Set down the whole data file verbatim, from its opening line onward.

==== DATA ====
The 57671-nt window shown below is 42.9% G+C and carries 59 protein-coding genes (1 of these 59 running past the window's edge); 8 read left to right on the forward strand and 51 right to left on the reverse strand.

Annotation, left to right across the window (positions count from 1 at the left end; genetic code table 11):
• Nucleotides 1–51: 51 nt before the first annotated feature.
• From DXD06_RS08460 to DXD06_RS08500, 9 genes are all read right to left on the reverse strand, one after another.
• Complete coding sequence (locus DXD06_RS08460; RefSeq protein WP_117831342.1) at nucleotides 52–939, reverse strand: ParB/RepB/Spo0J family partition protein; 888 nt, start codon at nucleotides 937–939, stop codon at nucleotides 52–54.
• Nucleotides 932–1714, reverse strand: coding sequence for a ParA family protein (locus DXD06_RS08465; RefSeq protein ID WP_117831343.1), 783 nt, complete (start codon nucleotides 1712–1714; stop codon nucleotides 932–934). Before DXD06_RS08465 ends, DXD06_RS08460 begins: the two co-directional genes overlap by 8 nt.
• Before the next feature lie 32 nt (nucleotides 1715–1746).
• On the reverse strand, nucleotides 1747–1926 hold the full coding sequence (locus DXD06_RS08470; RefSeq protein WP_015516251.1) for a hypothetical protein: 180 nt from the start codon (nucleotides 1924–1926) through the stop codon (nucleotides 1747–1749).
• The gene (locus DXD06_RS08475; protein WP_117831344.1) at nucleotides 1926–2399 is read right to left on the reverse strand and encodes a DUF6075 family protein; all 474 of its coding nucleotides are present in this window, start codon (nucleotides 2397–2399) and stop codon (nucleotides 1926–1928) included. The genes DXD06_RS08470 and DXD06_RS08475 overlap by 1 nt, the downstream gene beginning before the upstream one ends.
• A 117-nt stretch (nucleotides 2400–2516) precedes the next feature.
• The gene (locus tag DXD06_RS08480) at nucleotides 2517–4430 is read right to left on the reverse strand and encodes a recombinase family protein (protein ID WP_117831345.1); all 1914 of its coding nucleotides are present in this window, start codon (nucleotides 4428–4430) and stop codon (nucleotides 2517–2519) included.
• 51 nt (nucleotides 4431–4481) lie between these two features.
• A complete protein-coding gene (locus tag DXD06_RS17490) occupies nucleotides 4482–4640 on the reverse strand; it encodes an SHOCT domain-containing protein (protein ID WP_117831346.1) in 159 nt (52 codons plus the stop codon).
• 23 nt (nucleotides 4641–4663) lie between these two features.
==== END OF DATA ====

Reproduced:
The 57671-nt window shown below is 42.9% G+C and carries 59 protein-coding genes (1 of these 59 running past the window's edge); 8 read left to right on the forward strand and 51 right to left on the reverse strand.

Annotation, left to right across the window (positions count from 1 at the left end; genetic code table 11):
• Nucleotides 1–51: 51 nt before the first annotated feature.
• From DXD06_RS08460 to DXD06_RS08500, 9 genes are all read right to left on the reverse strand, one after another.
• Complete coding sequence (locus DXD06_RS08460; RefSeq protein WP_117831342.1) at nucleotides 52–939, reverse strand: ParB/RepB/Spo0J family partition protein; 888 nt, start codon at nucleotides 937–939, stop codon at nucleotides 52–54.
• Nucleotides 932–1714, reverse strand: coding sequence for a ParA family protein (locus DXD06_RS08465; RefSeq protein ID WP_117831343.1), 783 nt, complete (start codon nucleotides 1712–1714; stop codon nucleotides 932–934). Before DXD06_RS08465 ends, DXD06_RS08460 begins: the two co-directional genes overlap by 8 nt.
• Before the next feature lie 32 nt (nucleotides 1715–1746).
• On the reverse strand, nucleotides 1747–1926 hold the full coding sequence (locus DXD06_RS08470; RefSeq protein WP_015516251.1) for a hypothetical protein: 180 nt from the start codon (nucleotides 1924–1926) through the stop codon (nucleotides 1747–1749).
• The gene (locus DXD06_RS08475; protein WP_117831344.1) at nucleotides 1926–2399 is read right to left on the reverse strand and encodes a DUF6075 family protein; all 474 of its coding nucleotides are present in this window, start codon (nucleotides 2397–2399) and stop codon (nucleotides 1926–1928) included. The genes DXD06_RS08470 and DXD06_RS08475 overlap by 1 nt, the downstream gene beginning before the upstream one ends.
• A 117-nt stretch (nucleotides 2400–2516) precedes the next feature.
• The gene (locus tag DXD06_RS08480) at nucleotides 2517–4430 is read right to left on the reverse strand and encodes a recombinase family protein (protein ID WP_117831345.1); all 1914 of its coding nucleotides are present in this window, start codon (nucleotides 4428–4430) and stop codon (nucleotides 2517–2519) included.
• 51 nt (nucleotides 4431–4481) lie between these two features.
• A complete protein-coding gene (locus tag DXD06_RS17490) occupies nucleotides 4482–4640 on the reverse strand; it encodes an SHOCT domain-containing protein (protein ID WP_117831346.1) in 159 nt (52 codons plus the stop codon).
• 23 nt (nucleotides 4641–4663) lie between these two features.